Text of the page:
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How Family Members Help Each Other Grow by Rick Warren

How Family Members Help Each Other Grow by Rick Warren

“Since I . . . have washed your feet, you ought to wash each other’s feet. I have given you an example to follow. Do as I have done to you” (John 13:14-15 NLT).

If one of the marks of an awesome family—whether it’s your biological family, your adoptive family or your church family—is that you help each other grow, then how do you do that?

Let me give you two methods that help people grow and two that don’t. This applies in every area of life.

You help each other grow:

Through example. Jesus did this in teaching his disciples. John 13:14-15 says, “Since I . . . have washed your feet, you ought to wash each other’s feet. I have given you an example to follow. Do as I have done to you” (NLT). Your kids don’t want to hear a sermon. They want to see Jesus’ example in your life.
Through conversations. If you’re not having critical conversations with your kids about real issues, they’re not growing. Unfortunately most conversations we have with kids are about schedules, eating, or homework and not about the stuff that really matters in life.
The Bible says in Deuteronomy 6:7, “You must teach [God’s commandments] to your children and talk about them when you are at home or out for a walk; at bedtime and the first thing in the morning” (TLB).

Now let me tell you two ways that don’t work to help people grow:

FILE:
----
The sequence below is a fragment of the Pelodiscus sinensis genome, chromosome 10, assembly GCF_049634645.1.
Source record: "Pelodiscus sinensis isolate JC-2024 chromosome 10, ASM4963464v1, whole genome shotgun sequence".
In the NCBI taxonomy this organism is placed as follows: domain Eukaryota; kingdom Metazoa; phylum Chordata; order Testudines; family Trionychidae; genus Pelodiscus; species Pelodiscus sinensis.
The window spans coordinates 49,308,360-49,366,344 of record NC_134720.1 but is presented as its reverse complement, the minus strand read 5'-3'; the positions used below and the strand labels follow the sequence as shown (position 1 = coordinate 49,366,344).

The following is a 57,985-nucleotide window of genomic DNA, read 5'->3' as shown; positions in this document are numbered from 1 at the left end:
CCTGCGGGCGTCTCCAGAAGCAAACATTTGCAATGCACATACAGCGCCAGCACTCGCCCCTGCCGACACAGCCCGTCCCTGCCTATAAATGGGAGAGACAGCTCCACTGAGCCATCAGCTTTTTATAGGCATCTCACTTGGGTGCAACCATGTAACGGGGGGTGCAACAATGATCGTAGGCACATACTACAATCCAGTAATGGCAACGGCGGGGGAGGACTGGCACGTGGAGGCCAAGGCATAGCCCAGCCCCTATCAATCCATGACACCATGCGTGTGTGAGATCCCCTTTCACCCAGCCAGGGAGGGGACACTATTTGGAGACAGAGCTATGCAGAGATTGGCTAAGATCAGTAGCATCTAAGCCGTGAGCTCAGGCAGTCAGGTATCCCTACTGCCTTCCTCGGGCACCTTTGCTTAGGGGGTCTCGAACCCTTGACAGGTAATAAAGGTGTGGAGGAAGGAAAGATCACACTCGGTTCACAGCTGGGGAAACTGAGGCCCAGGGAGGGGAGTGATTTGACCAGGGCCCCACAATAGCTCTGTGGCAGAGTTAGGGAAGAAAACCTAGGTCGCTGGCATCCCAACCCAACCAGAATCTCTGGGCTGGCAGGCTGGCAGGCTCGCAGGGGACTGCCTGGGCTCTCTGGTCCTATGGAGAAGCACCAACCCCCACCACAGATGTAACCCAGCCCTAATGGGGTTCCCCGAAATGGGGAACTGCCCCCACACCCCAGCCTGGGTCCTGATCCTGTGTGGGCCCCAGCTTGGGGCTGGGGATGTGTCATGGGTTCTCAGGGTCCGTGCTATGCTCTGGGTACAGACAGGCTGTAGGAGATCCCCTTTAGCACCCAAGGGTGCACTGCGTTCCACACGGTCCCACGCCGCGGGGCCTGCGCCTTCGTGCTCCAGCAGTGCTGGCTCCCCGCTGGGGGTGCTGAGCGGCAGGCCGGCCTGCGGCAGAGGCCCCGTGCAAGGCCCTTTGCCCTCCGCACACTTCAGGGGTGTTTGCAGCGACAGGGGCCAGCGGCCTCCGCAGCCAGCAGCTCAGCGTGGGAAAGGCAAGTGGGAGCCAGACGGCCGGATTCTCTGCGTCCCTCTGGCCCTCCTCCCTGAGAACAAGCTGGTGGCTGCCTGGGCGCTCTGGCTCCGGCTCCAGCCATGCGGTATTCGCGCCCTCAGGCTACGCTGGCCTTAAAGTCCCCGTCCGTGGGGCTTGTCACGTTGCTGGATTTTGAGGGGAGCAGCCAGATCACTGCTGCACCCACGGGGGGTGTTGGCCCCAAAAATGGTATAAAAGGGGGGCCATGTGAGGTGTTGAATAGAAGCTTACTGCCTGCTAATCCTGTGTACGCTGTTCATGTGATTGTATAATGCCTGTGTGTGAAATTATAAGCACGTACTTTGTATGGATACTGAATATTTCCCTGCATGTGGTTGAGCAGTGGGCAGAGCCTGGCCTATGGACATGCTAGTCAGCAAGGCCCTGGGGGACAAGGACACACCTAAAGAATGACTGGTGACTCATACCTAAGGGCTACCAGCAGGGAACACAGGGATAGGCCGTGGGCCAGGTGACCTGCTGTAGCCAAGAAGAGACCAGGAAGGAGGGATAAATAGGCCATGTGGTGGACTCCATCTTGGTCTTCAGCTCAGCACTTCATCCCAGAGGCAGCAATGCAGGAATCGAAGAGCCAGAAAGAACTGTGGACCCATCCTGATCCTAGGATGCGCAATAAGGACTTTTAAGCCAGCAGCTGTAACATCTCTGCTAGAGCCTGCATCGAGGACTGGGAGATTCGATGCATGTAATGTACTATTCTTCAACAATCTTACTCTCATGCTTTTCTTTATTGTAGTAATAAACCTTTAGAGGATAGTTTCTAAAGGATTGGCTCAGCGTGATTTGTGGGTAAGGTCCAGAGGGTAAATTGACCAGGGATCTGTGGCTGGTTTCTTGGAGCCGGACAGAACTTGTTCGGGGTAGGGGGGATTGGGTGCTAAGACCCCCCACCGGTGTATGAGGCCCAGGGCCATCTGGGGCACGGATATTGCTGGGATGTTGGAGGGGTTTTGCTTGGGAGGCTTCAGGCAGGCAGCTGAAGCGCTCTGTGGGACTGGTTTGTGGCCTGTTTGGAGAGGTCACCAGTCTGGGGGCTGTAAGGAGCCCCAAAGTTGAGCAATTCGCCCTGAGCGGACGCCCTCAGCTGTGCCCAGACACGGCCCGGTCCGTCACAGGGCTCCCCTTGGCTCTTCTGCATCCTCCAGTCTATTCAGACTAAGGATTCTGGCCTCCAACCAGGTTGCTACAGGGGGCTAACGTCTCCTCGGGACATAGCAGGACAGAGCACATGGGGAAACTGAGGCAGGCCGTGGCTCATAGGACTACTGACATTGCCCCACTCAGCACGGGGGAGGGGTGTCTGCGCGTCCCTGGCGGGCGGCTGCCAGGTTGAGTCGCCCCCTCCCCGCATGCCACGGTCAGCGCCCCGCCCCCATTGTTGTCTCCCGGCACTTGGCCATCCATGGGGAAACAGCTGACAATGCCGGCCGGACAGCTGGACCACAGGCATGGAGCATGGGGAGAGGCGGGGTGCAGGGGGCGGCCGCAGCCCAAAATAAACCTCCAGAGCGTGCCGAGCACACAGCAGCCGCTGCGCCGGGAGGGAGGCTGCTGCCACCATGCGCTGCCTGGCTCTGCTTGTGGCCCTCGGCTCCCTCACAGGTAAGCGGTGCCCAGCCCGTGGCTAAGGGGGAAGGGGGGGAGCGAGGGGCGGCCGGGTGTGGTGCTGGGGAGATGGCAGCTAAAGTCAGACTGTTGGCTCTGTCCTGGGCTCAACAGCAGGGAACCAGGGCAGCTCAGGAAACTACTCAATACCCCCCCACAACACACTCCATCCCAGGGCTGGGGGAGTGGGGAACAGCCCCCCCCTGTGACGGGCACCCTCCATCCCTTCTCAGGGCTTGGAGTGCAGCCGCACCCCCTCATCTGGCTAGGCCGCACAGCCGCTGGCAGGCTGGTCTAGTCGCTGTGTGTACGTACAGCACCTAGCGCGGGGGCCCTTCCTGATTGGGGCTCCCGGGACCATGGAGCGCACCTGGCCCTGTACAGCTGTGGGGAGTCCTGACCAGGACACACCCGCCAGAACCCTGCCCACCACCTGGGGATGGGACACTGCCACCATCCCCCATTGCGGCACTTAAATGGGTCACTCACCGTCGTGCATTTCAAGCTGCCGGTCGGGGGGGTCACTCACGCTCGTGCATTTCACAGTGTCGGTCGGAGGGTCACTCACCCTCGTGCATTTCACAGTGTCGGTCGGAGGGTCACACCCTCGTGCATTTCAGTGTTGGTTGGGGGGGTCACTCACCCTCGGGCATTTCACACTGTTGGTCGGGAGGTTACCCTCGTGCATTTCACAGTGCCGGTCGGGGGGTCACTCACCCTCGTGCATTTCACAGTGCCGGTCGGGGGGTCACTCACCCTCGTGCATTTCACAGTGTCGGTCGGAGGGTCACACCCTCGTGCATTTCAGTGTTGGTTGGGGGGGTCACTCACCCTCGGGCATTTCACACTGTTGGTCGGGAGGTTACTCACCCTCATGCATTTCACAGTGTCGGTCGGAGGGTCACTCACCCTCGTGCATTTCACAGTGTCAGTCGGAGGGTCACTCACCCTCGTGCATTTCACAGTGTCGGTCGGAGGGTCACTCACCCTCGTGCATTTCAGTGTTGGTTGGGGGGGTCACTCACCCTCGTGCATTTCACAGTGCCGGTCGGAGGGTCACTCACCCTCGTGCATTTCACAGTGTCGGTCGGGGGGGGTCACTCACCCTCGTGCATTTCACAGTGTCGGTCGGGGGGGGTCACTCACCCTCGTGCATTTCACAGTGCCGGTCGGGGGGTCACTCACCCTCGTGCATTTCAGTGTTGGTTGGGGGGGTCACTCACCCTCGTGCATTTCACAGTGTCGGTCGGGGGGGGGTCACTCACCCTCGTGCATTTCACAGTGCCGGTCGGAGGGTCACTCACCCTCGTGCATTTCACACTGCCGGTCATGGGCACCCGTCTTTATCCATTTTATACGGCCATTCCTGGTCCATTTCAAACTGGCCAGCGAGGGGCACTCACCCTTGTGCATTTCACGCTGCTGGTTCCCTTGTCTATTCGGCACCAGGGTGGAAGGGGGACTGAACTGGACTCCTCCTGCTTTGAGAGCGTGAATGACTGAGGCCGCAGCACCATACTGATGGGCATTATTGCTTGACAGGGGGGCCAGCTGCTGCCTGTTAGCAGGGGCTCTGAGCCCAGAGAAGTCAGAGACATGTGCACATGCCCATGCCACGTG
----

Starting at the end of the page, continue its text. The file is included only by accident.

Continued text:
Through criticism. Nagging doesn’t work. Condemning doesn’t work. Criticizing and complaining are totally ineffective in helping a person change. Why? Because when you criticize, you’re focusing on what you don’t want rather than what you do want.
Ephesians 6:4 says, “Don’t keep on scolding and nagging your children, making them angry and resentful. Rather, bring them up with the loving discipline the Lord himself approves, with suggestions and godly advice.”

Through comparing. Everybody’s unique. There’s nobody in the world like you! That’s why comparing never, ever works. In fact it’s lethal to any relationship. The Bible says, “Each person should judge his own actions and not compare himself with others. Then he can be proud for what he himself has done” (Galatians 6:4 NCV).
The Bible says 58 times, “Love one another. Care for one another. Pray for one another. Encourage one another. Help one another. Counsel one another. Support one another” and on and on. That’s the way God meant for it to be. In the New Testament, we’re told to “encourage one another and build each other up, just as in fact [we] are doing” (1 Thessalonians 5:11 NIV).

Talk It Over

Think about the conversations you had with your family yesterday or today. Were you talking about stuff that really matters in life?
What was the last thing you corrected your children for? How are you being a daily example of the right way to live instead of that wrong behavior?
Instead of comparing or criticizing, how can you build up the people in your family?


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